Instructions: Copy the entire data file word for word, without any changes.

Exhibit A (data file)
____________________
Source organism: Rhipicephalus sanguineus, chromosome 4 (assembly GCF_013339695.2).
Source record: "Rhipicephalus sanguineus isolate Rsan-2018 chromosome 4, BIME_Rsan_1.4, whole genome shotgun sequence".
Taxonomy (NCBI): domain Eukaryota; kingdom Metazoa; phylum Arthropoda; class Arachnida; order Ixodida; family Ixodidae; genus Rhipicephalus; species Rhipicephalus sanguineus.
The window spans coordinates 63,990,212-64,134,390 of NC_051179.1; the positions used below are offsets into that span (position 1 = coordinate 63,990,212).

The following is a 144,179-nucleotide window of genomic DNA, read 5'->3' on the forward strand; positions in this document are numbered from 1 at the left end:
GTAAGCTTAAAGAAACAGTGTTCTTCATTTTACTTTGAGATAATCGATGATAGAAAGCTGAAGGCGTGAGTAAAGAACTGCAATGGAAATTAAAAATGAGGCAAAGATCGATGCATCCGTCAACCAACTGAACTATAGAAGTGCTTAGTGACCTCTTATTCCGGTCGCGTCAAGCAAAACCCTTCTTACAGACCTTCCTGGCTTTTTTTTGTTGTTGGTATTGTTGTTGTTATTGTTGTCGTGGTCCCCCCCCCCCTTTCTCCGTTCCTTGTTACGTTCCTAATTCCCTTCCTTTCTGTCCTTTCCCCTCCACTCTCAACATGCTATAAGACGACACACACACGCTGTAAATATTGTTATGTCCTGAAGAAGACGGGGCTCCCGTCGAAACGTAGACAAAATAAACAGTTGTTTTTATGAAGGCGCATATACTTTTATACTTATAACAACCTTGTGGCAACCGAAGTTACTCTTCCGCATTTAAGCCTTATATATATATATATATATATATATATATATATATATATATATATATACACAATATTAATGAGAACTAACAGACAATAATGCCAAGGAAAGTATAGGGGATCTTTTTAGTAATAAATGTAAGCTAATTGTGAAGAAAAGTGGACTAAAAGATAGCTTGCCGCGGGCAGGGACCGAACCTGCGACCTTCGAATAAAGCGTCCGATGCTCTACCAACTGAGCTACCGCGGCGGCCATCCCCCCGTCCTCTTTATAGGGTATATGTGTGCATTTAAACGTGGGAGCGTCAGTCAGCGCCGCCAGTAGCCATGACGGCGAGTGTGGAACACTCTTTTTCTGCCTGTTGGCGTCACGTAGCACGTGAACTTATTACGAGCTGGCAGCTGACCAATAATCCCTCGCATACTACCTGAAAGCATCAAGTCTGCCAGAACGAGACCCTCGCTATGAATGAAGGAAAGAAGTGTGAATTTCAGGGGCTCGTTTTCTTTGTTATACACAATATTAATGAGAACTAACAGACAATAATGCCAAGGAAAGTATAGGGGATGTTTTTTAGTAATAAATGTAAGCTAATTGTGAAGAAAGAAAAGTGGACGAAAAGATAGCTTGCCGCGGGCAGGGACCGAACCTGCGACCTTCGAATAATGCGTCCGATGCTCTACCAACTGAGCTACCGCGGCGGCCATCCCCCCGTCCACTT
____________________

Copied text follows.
Source organism: Rhipicephalus sanguineus, chromosome 4 (assembly GCF_013339695.2).
Source record: "Rhipicephalus sanguineus isolate Rsan-2018 chromosome 4, BIME_Rsan_1.4, whole genome shotgun sequence".
Taxonomy (NCBI): domain Eukaryota; kingdom Metazoa; phylum Arthropoda; class Arachnida; order Ixodida; family Ixodidae; genus Rhipicephalus; species Rhipicephalus sanguineus.
The window spans coordinates 63,990,212-64,134,390 of NC_051179.1; the positions used below are offsets into that span (position 1 = coordinate 63,990,212).

The following is a 144,179-nucleotide window of genomic DNA, read 5'->3' on the forward strand; positions in this document are numbered from 1 at the left end:
GTAAGCTTAAAGAAACAGTGTTCTTCATTTTACTTTGAGATAATCGATGATAGAAAGCTGAAGGCGTGAGTAAAGAACTGCAATGGAAATTAAAAATGAGGCAAAGATCGATGCATCCGTCAACCAACTGAACTATAGAAGTGCTTAGTGACCTCTTATTCCGGTCGCGTCAAGCAAAACCCTTCTTACAGACCTTCCTGGCTTTTTTTTGTTGTTGGTATTGTTGTTGTTATTGTTGTCGTGGTCCCCCCCCCCCTTTCTCCGTTCCTTGTTACGTTCCTAATTCCCTTCCTTTCTGTCCTTTCCCCTCCACTCTCAACATGCTATAAGACGACACACACACGCTGTAAATATTGTTATGTCCTGAAGAAGACGGGGCTCCCGTCGAAACGTAGACAAAATAAACAGTTGTTTTTATGAAGGCGCATATACTTTTATACTTATAACAACCTTGTGGCAACCGAAGTTACTCTTCCGCATTTAAGCCTTATATATATATATATATATATATATATATATATATATATATATATATACACAATATTAATGAGAACTAACAGACAATAATGCCAAGGAAAGTATAGGGGATCTTTTTAGTAATAAATGTAAGCTAATTGTGAAGAAAAGTGGACTAAAAGATAGCTTGCCGCGGGCAGGGACCGAACCTGCGACCTTCGAATAAAGCGTCCGATGCTCTACCAACTGAGCTACCGCGGCGGCCATCCCCCCGTCCTCTTTATAGGGTATATGTGTGCATTTAAACGTGGGAGCGTCAGTCAGCGCCGCCAGTAGCCATGACGGCGAGTGTGGAACACTCTTTTTCTGCCTGTTGGCGTCACGTAGCACGTGAACTTATTACGAGCTGGCAGCTGACCAATAATCCCTCGCATACTACCTGAAAGCATCAAGTCTGCCAGAACGAGACCCTCGCTATGAATGAAGGAAAGAAGTGTGAATTTCAGGGGCTCGTTTTCTTTGTTATACACAATATTAATGAGAACTAACAGACAATAATGCCAAGGAAAGTATAGGGGATGTTTTTTAGTAATAAATGTAAGCTAATTGTGAAGAAAGAAAAGTGGACGAAAAGATAGCTTGCCGCGGGCAGGGACCGAACCTGCGACCTTCGAATAATGCGTCCGATGCTCTACCAACTGAGCTACCGCGGCGGCCATCCCCCCGTCCACTT